Pulling out of storage? Here's what you need

Last week I went to get our Airstream after three months of storage in a local lot. Since we're in warm and sunny southern Arizona and it hadn't been out of sight for long, I expected the Airstream to be pretty much as I left it.


For whatever reason, the batteries were completely dead when I arrived. The battery disconnect was in the correct position ("STORE") but nonetheless there wasn't enough power left to operate the power hitch jack.

In fact, the batteries were so dead that even connecting to the tow vehicle power wouldn't get the jack working.

This meant I needed to find the manual hitch jack tool (which comes with new Airstreams). It took a minute to find it amongst all my other stuff, and as I was searching for it I realized that if I didn't find it I'd be completely stuck and unable to take my trailer home.

Add to all that the fact that heavy rains in the previous few days left me standing in 2-4 inches of cold water while I tried to diagnose the dead batteries and operate the hitch jack with a wrench. (Thank goodness for waterproof boots.)

This unpleasant experience got me thinking: What should an Airstreamer have with him or her when pulling an Airstream out of storage? If things go sideways like they did for me, which tools and equipment are helpful to get yourself out of a jam?

Here's a short list of suggestions for you:

Voltmeter: an essential tool for checking battery voltage when you have (or suspect) dead batteries. When the Airstream's batteries are dead, the Battery Disconnect switch won't operate and thus the Airstream's built-in battery voltage display won't work.

Fuses: if you show up to find a blown fuse, having one on hand will save the inconvenience of running to the hardware store. It's smart to have spares that match all the sizes in your fuse panel, plus one for the power hitch jack fuse (in the battery box). We include all of these in our Maintenance Essentials Kit

Flashlight: useful for inspecting the underside and inside the trailer if the power is out and the lights don't work. I also carry a headlamp, which is great when I need to light up an area and have my hands free to fix something.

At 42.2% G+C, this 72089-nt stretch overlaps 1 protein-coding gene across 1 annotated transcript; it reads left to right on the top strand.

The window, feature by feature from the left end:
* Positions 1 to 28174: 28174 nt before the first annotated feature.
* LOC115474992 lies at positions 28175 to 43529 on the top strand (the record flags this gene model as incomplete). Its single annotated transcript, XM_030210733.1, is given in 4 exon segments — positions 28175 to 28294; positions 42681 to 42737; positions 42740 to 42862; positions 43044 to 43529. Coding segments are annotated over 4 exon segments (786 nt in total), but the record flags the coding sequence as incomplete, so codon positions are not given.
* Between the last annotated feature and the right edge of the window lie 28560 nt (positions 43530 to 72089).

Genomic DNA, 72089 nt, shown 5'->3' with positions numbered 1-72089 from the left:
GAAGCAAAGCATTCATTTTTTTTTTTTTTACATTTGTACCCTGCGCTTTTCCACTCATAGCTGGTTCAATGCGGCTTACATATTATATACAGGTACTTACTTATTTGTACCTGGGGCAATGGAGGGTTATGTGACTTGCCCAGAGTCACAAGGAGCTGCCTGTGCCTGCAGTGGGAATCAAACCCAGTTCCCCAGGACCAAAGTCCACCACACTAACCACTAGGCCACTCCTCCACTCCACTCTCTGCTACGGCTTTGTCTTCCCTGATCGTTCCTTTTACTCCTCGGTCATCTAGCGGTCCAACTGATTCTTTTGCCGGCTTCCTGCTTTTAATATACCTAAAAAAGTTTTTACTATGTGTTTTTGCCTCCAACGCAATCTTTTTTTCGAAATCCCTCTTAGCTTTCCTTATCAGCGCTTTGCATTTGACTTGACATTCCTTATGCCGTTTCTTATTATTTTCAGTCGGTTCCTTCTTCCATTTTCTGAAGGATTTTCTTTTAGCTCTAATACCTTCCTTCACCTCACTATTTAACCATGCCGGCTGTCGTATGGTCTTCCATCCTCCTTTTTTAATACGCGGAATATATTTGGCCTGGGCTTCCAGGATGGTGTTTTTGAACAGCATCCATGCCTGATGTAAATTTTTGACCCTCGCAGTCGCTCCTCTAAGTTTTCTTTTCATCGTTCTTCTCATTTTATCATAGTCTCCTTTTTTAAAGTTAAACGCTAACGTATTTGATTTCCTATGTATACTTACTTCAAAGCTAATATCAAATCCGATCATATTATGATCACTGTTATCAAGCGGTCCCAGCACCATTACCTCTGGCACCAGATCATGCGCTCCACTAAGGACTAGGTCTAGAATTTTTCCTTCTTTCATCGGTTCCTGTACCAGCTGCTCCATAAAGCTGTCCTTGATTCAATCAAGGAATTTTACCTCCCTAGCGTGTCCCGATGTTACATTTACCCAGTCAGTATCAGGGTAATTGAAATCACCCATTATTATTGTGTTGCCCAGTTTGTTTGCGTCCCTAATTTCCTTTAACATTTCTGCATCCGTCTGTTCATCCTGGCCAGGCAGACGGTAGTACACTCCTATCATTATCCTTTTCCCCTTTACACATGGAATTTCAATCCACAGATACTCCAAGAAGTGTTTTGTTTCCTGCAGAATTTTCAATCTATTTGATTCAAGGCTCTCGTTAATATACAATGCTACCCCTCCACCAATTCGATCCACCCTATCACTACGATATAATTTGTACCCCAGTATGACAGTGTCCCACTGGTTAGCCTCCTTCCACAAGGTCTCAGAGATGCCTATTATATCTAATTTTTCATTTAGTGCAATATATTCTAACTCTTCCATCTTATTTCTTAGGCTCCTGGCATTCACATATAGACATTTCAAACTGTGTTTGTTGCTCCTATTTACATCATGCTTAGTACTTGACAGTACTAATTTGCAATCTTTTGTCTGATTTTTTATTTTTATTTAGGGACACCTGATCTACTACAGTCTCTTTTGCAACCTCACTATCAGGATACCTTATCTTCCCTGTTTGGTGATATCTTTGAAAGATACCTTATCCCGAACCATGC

Lubricants: the two I always have in the trailer are heavy grease for the hitch ball, and silicone spray for the latch in case it has become stuck from disuse. Learn more about lubricants here.

Tire gauge or TPMS: to check the tire pressures before you attempt to move the trailer.

Air compressor: to add air to tires as needed. If you don't have a power outlet available in your storage spot or in your truck, you can use a 12 volt air compressor connected to a cigarette lighter plug–it's just going to take a lot longer to fill the tires.

Tire changing kit: if you find you've got a completely flat tire, adding air may not be a viable option. Always be ready to swap a tire if you need to. 

Wrenches: to tighten hitch parts, or (in the case of a Hensley Hitch) to raise the screw jacks, as needed. Make sure the factory-supplied wrenches for the stabilizers and the power hitch jack are also on board in the Airstream.

Beach towel: used for multiple purposes. To soften the ground in the event you need to get under the Airstream. Mop up rainwater leaks inside. Or wipe up excess grease if you don't have paper towels or rags handy.

I keep all of these things in my Airstream at all times, because they might be needed during a trip, too. 

Finally, I'll recommend the most important thing to bring with you: patience. Most of the time picking up the Airstream from storage is straightforward and uneventful. That only makes it harder to keep cool when things go unexpectedly, sometimes bafflingly, wrong.

When you're expecting smooth sailing and things go sideways, it's easy to get frustrated quickly. A deep breath and a break to go consider options is often the best move.

By the way, if you are wondering what happened to the batteries to make them go dead in three months, stay tuned. I'll have another blog on that topic later in 2022.


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